Discussion and news about the modern effort to understand the nature of life on Earth, finding planets around other stars, and the search for life elsewhere in the universe

Thursday, November 11, 2010

From Andromeda with Love


The galactic theme in the context of planets and life is an interesting one. Take our own particular circumstances. As unappealingly non-Copernican as it is there is no doubt that the Milkyway galaxy today is 'special'. This should not be confused with any notion that special galaxy=special humans, since it's really totally unclear that the astrophysical specialness of the galaxy has significant bearing on the likelihood of us sitting here picking our teeth. Nonetheless, the scientific method being what it is we need to pay attention to any and all observations with as little bias as possible - so asking the question of what a 'special' galaxy might mean for life is ok, just don't get too carried away.

First of all the Milkyway galaxy is big. As spiral galaxies go it's in the upper echelons of diameter and mass. In the relatively nearby universe it and our nearest big galaxy Andromeda are the sumo's in the room. This immediately makes it somewhat unusual, the great majority of galaxies in the observable universe are smaller. The relationship to Andromeda is also very particular. In effect the Milkyway and Andromeda are a binary pair, our mutual distortion of spacetime is resulting in us barreling together at about 80 miles a second. In about 3 billion years these two galaxies will begin a ponderous collision lasting for perhaps 100 million years or so. It will be a soft type of collision - individual stars are so tiny compared to the distances between them that they themselves are unlikely to collide, but the great masses of gas and dust in the two galaxies will smack together - triggering the formation of new stars and planetary systems.

Some dynamical models suggest that our solar system could be flung further away from the center of the merging galaxies, others indicate it could end up thrown towards the newly forming stellar core of a future Goliath galaxy. Does any of this matter for life? For us the answer may be moot. In about only 1 billion years the Sun will have grown luminous enough that the temperate climate we enjoy on the Earth may be long gone. In 3 billion years it may be luminous enough that Mars, if not utterly dried out and devoid of atmosphere by then, could sustain 'habitable' temperatures. Depending on where the vagaries of gravitational dynamics take the solar system as Andromeda comes lumbering through we might end up surrounded by the pop and crackle of supernova as the collision-induced formation of new massive stars gets underway. All in all it doesn't look too good. But for other places, solar systems that we see forming today, it could be a very different story.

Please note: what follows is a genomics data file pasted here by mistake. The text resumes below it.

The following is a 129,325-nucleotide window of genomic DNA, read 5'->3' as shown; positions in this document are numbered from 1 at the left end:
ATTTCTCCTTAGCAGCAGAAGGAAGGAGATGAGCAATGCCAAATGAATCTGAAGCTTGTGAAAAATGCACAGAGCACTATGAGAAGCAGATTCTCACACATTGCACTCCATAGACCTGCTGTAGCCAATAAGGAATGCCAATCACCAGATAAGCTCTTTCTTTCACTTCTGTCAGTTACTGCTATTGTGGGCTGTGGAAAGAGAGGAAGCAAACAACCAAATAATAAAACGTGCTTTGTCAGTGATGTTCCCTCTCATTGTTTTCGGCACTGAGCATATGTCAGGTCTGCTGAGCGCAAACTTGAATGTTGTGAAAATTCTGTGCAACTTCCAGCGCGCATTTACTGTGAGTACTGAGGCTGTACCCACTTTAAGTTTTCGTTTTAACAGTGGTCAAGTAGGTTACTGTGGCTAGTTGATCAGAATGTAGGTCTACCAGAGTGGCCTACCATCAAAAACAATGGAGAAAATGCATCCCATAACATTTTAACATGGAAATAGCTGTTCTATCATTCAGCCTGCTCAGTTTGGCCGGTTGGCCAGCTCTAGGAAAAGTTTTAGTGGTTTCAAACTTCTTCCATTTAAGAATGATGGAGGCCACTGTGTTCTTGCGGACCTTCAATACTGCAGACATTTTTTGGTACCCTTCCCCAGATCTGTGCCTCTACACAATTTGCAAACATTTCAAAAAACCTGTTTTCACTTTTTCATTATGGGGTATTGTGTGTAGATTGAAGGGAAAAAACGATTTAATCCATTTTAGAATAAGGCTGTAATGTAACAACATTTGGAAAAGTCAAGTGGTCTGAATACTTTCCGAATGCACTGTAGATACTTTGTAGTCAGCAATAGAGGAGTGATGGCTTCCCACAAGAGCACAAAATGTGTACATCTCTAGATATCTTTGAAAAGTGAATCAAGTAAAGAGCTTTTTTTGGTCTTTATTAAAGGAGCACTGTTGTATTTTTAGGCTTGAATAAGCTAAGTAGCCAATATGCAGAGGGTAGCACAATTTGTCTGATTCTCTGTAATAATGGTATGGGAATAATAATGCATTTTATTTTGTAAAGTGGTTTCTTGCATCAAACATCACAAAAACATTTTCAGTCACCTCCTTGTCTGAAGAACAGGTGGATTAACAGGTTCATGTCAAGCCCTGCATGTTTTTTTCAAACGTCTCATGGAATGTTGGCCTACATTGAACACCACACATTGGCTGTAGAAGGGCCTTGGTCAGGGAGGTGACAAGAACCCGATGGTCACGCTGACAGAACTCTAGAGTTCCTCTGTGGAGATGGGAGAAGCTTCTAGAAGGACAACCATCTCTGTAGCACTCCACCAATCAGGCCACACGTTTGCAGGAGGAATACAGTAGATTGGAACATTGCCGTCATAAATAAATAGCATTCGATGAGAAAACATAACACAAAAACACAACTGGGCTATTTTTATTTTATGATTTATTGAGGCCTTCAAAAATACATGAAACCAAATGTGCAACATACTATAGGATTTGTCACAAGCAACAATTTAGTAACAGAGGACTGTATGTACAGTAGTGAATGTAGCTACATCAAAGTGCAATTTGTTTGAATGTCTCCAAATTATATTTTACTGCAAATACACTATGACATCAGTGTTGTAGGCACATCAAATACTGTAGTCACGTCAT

Imagine a terrestrial world just beginning to form right now. By the time Andromeda is ploughing through our galaxy in 3-4 billion years, merging and settling, there could be a species sitting there writing a blog about what a 'special' time and place they exist in. They might marvel at how fortuitous it was for their sun to be thrown further out from the new galactic center - away from all those nasty supernova. They might stare in awe at the myriad new planetary systems being formed as the gas from these cousin galaxies collides, a golden era for new worlds. They would doubtless write papers on how galactic mergers might be signposts to highly habitable regions of the universe - unlike all those boring isolated galaxies out there. It sounds like they're getting carried away, but really they're not doing anything we don't already. Getting perspective is one of the most difficult things to do, especially from our tiny mote of existence.

3 comments:

Eniac said...

Lovely post.

Not to ruin the mood, if we assume that biogenesis is completely unrelated to galactic goings-on, we should expect to find ourselves in one of the larger ones, because that is presumably where most of the stars are.

Caleb Scharf said...

...strictly speaking it's the play off between smaller galaxies being more numerous, but containing fewer stars (so it's the comparison of integrating over the galaxy stellar mass function for high and low mass populations). I can't recall who wins out...

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